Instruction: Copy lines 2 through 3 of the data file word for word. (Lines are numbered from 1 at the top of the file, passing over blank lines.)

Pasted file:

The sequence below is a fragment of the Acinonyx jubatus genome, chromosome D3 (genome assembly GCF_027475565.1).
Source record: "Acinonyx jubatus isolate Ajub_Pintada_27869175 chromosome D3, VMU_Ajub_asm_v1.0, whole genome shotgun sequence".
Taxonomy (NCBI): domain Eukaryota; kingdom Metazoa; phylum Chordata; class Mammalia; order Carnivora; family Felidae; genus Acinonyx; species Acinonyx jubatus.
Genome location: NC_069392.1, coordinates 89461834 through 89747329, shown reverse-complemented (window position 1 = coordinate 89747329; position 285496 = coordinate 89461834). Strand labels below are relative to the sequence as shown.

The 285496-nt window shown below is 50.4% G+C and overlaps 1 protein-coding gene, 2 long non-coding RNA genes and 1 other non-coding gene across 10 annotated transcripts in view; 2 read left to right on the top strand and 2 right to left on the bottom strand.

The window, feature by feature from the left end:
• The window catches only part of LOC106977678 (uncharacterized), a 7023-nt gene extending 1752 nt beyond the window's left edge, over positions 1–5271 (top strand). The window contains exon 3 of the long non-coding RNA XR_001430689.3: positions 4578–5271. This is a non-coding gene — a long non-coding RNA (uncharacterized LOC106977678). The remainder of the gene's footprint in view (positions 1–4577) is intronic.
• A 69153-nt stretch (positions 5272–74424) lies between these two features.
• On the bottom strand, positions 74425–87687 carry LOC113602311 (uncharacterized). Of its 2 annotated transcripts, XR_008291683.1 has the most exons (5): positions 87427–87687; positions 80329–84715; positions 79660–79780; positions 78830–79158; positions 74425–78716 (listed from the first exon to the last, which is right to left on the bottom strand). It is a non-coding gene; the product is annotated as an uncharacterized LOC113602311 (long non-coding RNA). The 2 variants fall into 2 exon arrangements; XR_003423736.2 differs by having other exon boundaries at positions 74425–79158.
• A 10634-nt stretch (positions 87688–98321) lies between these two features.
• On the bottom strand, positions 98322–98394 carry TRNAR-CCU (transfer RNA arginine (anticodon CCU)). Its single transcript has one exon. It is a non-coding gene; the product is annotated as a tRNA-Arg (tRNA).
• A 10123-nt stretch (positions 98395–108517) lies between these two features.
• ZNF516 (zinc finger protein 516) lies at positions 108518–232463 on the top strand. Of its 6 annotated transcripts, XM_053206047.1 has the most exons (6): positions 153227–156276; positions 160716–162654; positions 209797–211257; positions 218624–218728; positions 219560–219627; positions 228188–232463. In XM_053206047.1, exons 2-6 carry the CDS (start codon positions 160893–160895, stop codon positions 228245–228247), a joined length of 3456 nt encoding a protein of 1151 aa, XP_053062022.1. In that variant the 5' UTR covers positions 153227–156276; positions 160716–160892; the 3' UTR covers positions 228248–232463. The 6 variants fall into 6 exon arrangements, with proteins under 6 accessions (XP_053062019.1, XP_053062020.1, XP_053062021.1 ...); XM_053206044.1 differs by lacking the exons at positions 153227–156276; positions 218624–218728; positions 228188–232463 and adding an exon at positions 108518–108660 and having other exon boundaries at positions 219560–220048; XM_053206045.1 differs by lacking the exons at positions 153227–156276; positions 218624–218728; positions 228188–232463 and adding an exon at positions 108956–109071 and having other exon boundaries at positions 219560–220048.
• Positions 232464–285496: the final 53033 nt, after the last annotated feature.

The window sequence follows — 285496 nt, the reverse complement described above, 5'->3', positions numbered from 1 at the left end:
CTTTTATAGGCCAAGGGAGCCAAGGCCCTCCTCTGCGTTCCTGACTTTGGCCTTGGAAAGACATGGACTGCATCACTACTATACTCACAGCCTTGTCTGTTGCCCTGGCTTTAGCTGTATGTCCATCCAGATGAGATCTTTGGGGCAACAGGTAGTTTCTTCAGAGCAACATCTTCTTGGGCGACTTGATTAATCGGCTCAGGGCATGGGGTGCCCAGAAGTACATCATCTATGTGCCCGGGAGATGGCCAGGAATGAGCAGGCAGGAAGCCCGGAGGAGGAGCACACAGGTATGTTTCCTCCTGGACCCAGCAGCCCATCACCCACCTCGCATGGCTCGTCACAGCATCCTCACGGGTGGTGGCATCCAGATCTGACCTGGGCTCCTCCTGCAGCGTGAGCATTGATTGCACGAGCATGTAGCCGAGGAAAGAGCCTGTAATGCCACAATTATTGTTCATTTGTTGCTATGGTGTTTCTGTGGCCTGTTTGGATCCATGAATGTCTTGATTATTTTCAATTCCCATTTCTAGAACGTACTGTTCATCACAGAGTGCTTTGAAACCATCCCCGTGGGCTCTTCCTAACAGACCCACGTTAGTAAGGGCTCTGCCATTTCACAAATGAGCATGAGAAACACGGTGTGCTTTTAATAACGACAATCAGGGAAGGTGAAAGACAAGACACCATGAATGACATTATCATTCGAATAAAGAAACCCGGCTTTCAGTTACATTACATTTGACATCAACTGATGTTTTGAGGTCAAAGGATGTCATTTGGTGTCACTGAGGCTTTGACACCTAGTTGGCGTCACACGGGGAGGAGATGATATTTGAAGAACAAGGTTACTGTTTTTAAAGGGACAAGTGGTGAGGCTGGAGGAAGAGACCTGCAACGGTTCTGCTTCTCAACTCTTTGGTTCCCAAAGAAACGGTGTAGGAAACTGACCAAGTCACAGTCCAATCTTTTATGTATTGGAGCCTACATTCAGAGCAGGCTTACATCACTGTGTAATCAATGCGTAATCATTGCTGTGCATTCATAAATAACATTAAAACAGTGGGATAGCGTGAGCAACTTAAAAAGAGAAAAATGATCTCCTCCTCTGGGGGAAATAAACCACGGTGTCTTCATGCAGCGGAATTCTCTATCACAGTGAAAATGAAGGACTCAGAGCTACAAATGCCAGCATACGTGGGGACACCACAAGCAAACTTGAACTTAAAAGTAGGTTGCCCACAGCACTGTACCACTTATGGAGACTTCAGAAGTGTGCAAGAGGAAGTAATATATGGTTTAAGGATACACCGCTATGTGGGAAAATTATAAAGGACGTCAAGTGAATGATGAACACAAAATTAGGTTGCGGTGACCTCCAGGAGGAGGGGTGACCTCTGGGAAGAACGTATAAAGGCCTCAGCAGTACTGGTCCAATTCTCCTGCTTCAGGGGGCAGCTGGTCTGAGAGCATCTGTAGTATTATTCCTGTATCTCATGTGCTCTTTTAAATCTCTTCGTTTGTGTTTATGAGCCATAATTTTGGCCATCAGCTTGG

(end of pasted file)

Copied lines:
Source record: "Acinonyx jubatus isolate Ajub_Pintada_27869175 chromosome D3, VMU_Ajub_asm_v1.0, whole genome shotgun sequence".
Taxonomy (NCBI): domain Eukaryota; kingdom Metazoa; phylum Chordata; class Mammalia; order Carnivora; family Felidae; genus Acinonyx; species Acinonyx jubatus.